Livia Firth

Will.I.AmOriginal Source:

RecycleGlobal Fashion Agenda

One option: circular economy

The model of a circular economy has been highly-discussed for some years now. It acknowledges the issues the industry is facing and considers the finite nature of resources. As a rejection of the current, unsustainable linear model, it aims to stop the sheer endless creation of waste and pollution, imposing changes already in the design process. The circular model exceeds the ambition of merely selling a product, instead selling service and value.

Closing the Loop by H&MGlobal Fashion Agenda

Garment collecting and recycling is one option to make changes in the industry, here explained by H&M. They launched a worldwide garment collecting programme in 2013.

Coat from (re)vision society by (re)vision societyOriginal Source:

It is not only on the industry

Besides only blaming the industry, we need to change our buying behaviour.  We need to re-discover long-term relationships to the products we purchase. "It’s about a call to action to be active citizen. To talk and think about what are the consequences when you are buying something." Livia Firth

The Post-Couture Collective by The Post-Couture CollectiveOriginal Source:

Sustainable Fashion

By making more informed and considered purchasing decisions and as far as possible preferring sustainable products, a deeper value can be attached to a product. And if a garment is more appreciated, it will probably be worn more and better cared for.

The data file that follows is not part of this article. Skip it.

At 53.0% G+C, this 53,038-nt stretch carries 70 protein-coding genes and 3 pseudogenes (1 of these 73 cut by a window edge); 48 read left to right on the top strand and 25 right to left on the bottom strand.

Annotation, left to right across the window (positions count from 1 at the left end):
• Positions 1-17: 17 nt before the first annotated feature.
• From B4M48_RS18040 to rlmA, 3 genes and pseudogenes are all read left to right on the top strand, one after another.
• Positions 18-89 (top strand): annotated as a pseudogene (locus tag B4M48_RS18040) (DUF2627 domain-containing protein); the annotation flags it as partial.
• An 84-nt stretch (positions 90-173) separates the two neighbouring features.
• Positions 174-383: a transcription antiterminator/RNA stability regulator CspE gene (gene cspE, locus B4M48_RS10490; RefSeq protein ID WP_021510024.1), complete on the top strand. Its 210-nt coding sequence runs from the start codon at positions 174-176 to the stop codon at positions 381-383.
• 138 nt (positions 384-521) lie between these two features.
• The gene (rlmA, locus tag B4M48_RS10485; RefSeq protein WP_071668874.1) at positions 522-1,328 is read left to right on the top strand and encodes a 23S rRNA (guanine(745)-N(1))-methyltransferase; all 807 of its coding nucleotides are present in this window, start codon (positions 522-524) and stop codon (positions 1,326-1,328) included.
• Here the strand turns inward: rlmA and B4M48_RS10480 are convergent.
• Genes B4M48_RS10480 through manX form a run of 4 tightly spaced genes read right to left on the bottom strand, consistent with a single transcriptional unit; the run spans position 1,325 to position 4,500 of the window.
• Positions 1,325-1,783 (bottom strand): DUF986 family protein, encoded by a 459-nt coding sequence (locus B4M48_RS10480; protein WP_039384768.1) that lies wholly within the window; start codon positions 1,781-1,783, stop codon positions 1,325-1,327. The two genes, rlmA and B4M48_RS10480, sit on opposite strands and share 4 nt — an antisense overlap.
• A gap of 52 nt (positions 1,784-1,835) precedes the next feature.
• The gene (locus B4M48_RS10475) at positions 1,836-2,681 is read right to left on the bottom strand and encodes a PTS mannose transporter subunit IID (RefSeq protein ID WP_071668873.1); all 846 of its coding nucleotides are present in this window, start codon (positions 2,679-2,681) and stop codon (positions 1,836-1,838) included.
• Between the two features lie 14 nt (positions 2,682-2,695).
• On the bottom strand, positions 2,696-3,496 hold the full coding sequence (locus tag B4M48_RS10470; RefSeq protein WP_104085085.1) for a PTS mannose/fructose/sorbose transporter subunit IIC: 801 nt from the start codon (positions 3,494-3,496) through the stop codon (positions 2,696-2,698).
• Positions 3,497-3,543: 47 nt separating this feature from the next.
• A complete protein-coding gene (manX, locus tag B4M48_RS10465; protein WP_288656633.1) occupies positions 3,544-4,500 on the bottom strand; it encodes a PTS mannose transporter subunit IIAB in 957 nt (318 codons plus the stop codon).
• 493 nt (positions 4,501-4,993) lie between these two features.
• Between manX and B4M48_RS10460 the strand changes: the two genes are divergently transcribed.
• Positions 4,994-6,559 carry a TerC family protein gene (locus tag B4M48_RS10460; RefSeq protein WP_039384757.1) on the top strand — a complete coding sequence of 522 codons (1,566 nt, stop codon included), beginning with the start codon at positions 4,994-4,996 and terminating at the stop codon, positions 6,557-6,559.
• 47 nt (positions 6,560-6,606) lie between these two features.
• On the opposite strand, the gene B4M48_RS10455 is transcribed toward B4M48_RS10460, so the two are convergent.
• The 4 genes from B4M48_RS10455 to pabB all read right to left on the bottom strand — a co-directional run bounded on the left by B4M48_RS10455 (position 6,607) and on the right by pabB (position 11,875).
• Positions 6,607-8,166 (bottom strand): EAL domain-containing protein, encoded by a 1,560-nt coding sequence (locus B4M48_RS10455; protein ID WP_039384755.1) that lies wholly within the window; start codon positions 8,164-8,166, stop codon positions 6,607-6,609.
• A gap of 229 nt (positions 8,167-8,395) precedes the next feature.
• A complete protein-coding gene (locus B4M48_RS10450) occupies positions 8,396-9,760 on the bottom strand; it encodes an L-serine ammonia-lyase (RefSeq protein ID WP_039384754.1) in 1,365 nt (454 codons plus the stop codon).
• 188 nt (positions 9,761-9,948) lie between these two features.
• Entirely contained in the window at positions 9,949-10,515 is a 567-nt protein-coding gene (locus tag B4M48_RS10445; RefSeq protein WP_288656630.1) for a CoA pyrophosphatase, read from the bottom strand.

(re)vision by (re)vision societyOriginal Source:

To intensify this feeling, product-related services directly by brands like repair services, customization or exchange and return offers, can help with this progress.

H&M Conscious Exclusive Collection 2017 by H&MGlobal Fashion Agenda

H&M uses recycled and innovative materials in its Conscious Exclusive collection 2017, showing that sustainable fashion can be beautiful and desirable.

Fashion Revolution by Heather KnightGlobal Fashion Agenda

Activism has many faces

"Who made my clothes?" – Fashion Revolution encourages people to ask this question during fashion revolution week, placed every year around the 24th April, that day Rana Plaza collapsed in 2013. They raise awareness to the existing problems and demand greater transparency in the supply chain. #whomademyclothes

Green Carpet Challenge by Eco AgeOriginal Source:

Green Carpet Challenge

Launched at London Fashion Week in Autumn 2013, the challenge raises the profile and awareness on sustainability and ethical and social welfare in fashion by bringing it to the spotlight on the Red Carpet. Designers are asked to create   looks in a sustainable way for these special occasions. Previous participants include houses like Burberry, Donna Karan, Tom Ford and Stella McCartney worn by celebrities like Emma Watson, Cate Blanchet, Michael Fassbender or Colin Firth.

Emma Watson by UN WomenOriginal Source:

A fresh take on activism

Speaking about gender inequality and women’s rights, being an UN Ambassador, launching the HeForShe Campaign and publicly promoting sustainable and ecological fashion and beauty, Emma Watson is a new generation's role model. Emma raises her voice and the awareness for inequalities, using her status as one of the most famous actresses of our time in order to change the world.

Vanessa Friedman by Global Fashion AgendaGlobal Fashion Agenda

"I hope that this subject becomes part of every conversation held all the time just buy the buy – like how we talk about the weather. The environmental, social and sustainable aspect of fashion simply becomes a part every conversation about fashion."

Vanessa Friedman